A lot of Internet of Things projects have been for devices that can be controlled with a smartphone -- Google Nest thermostats and Philips Hue lightbulbs, for example. Silk Labs doesn't have anything against remote control, but it wants devices that work automatically and in concert with each other. Perhaps lightbulbs will get microphones or motion detectors that help them decide when to turn on or off. Or they could judge when a person is moving to another room and wirelessly tell a TV there to tune into the evening news, for example.

"We're trying to make truly smart devices for people. Right now with a Wi-Fi light bulb, you can use your smartphone to turn it on and off. Ours will try to understand what you want and address your need before you know what it is," Gal said.

The company is starting with products for the home, because buyers move faster there, Gal said, but he didn't detail which products it expects on the market first. If its partnerships with hardware makers don't move fast enough, it may release an "inspirational" product through Kickstarter to show what can be done and to get programmers interested.

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Nuts and bolts

At the lowest level, Silk Labs will offer a version of the Linux operating system that will let Internet of Things devices do tasks like fetch data from their sensors and send it over the network. At a higher level, Silk Labs will support a variety of communication technologies under development like Google's Weave and the AllSeen Alliance's AllJoyn, which let Internet of Things devices discover each other on a network and share data. When it's time to write the programs that run on particular devices, Silk Labs will supply developers with a version of a higher-level programming foundation. That foundation, called Node.js, runs programs written in the JavaScript language that transforms websites from static documents into interactive applications.

But that's just the nuts and bolts. One layer above that, Silk Labs will offer online services like data storage, payment mechanisms and authentication so people using a device can prove they are who they say they are. That's where Silk plans to make money, likely by combining free and paid "cloud computing" services that rely on Internet, Gal said.

"The cloud services help your Internet of Things device to be smarter and better," he said.

Gal argues that his history at Mozilla, which hundreds of millions of people trust with personal data as they use Firefox, demonstrates that his team has the skills necessary to ensure tight security and strong privacy.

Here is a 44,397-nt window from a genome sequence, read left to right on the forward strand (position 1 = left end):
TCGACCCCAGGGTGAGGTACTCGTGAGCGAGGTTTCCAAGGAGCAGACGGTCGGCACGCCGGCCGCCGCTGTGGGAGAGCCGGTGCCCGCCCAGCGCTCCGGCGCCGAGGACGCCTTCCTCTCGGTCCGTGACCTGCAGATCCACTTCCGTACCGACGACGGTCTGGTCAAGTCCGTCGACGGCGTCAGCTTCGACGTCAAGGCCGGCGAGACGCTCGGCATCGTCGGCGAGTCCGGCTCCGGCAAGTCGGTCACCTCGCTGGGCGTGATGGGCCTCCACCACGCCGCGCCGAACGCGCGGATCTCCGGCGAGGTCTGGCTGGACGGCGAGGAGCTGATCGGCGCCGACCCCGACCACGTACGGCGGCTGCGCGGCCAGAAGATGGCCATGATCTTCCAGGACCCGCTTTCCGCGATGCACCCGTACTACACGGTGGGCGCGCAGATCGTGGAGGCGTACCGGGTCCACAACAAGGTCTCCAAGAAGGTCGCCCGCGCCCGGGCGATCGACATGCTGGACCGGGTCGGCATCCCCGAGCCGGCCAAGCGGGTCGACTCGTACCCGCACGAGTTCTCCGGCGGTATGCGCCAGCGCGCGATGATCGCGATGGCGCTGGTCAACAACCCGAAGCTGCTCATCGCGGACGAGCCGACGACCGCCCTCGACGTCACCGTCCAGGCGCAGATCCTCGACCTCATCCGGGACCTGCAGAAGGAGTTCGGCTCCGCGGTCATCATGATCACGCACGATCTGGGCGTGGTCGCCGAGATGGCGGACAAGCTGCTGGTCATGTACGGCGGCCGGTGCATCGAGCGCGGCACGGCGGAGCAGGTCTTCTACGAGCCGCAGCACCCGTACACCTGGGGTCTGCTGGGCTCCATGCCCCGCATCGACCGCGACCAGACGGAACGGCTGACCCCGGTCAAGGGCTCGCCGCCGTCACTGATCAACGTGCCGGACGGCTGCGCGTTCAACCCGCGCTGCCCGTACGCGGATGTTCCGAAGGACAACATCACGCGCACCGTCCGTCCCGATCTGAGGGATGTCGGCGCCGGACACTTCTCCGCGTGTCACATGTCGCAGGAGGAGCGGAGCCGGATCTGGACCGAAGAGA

But when it comes to actual Mozilla software like Firefox OS and its components, Silk Labs is steering clear. "We ended up not using any Mozilla technology at all," he said. "The Internet of Things space is so vastly different."

Silk Labs hopes to enable other companies' technology plans the same way Google accelerated the smartphone market with its Android software.

"Android did a big thing for the mobile industry. It allowed an entire industry to make interesting phone devices," Gal said. "This today is completely missing in the [Internet of Things] world."

Attracting support

Any Internet of Things startup like Silk Labs faces a major challenge luring outside programmers who will turn a useful foundation into a rich collection of compatible products, MacGillivray said -- something Google has done with Android, for example.

"The challenge for that company is to get a developer ecosystem around it," she said. "With the Internet of Things, we're going to see another large platform emerge, but there needs to be a critical mass of developers drawn to that center of gravity."

Gal knows Silk Labs will have to attract that support. That was a challenge for Firefox OS, too.

But Gal thinks Firefox OS was late, where Silk Labs is early, arriving just as the market is ready.

"Most of the components for any Internet of Things device you can think of have already been invented. All the parts are already there -- you just have to assemble them. But software and services are missing," Gal argued. "It's an unusual point in the tech industry where software has lagged hardware."